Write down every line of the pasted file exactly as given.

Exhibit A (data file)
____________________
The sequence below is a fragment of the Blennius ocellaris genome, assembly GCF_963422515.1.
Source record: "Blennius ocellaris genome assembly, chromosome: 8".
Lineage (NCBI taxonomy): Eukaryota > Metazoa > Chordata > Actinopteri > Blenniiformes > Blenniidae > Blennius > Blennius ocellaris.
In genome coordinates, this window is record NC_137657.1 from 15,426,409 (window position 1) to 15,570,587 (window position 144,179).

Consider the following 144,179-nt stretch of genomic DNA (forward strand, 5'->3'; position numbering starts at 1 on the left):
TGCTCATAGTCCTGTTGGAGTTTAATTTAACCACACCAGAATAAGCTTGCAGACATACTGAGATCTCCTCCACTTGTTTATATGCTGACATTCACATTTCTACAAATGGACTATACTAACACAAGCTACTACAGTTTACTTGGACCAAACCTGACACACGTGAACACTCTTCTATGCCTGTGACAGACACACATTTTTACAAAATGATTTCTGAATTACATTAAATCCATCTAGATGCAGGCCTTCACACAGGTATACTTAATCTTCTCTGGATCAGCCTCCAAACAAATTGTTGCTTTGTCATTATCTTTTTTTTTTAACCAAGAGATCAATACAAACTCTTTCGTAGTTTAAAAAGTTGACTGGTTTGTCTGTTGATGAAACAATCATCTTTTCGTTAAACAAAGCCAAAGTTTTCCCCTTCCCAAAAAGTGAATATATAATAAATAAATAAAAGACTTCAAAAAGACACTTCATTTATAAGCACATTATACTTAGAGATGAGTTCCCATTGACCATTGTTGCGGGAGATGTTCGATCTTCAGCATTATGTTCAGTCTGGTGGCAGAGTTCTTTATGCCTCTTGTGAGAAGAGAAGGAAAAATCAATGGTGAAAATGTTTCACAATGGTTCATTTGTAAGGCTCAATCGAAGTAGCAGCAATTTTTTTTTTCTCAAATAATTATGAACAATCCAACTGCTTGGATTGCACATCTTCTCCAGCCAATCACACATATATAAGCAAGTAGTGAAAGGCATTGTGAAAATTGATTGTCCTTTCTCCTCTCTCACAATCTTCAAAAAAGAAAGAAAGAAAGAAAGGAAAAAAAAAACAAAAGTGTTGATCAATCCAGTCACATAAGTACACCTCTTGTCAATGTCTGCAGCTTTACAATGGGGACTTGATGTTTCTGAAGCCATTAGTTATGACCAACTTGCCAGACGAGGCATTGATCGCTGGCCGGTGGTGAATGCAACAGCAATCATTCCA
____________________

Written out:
The sequence below is a fragment of the Blennius ocellaris genome, assembly GCF_963422515.1.
Source record: "Blennius ocellaris genome assembly, chromosome: 8".
Lineage (NCBI taxonomy): Eukaryota > Metazoa > Chordata > Actinopteri > Blenniiformes > Blenniidae > Blennius > Blennius ocellaris.
In genome coordinates, this window is record NC_137657.1 from 15,426,409 (window position 1) to 15,570,587 (window position 144,179).

Consider the following 144,179-nt stretch of genomic DNA (forward strand, 5'->3'; position numbering starts at 1 on the left):
TGCTCATAGTCCTGTTGGAGTTTAATTTAACCACACCAGAATAAGCTTGCAGACATACTGAGATCTCCTCCACTTGTTTATATGCTGACATTCACATTTCTACAAATGGACTATACTAACACAAGCTACTACAGTTTACTTGGACCAAACCTGACACACGTGAACACTCTTCTATGCCTGTGACAGACACACATTTTTACAAAATGATTTCTGAATTACATTAAATCCATCTAGATGCAGGCCTTCACACAGGTATACTTAATCTTCTCTGGATCAGCCTCCAAACAAATTGTTGCTTTGTCATTATCTTTTTTTTTTAACCAAGAGATCAATACAAACTCTTTCGTAGTTTAAAAAGTTGACTGGTTTGTCTGTTGATGAAACAATCATCTTTTCGTTAAACAAAGCCAAAGTTTTCCCCTTCCCAAAAAGTGAATATATAATAAATAAATAAAAGACTTCAAAAAGACACTTCATTTATAAGCACATTATACTTAGAGATGAGTTCCCATTGACCATTGTTGCGGGAGATGTTCGATCTTCAGCATTATGTTCAGTCTGGTGGCAGAGTTCTTTATGCCTCTTGTGAGAAGAGAAGGAAAAATCAATGGTGAAAATGTTTCACAATGGTTCATTTGTAAGGCTCAATCGAAGTAGCAGCAATTTTTTTTTTCTCAAATAATTATGAACAATCCAACTGCTTGGATTGCACATCTTCTCCAGCCAATCACACATATATAAGCAAGTAGTGAAAGGCATTGTGAAAATTGATTGTCCTTTCTCCTCTCTCACAATCTTCAAAAAAGAAAGAAAGAAAGAAAGGAAAAAAAAAACAAAAGTGTTGATCAATCCAGTCACATAAGTACACCTCTTGTCAATGTCTGCAGCTTTACAATGGGGACTTGATGTTTCTGAAGCCATTAGTTATGACCAACTTGCCAGACGAGGCATTGATCGCTGGCCGGTGGTGAATGCAACAGCAATCATTCCA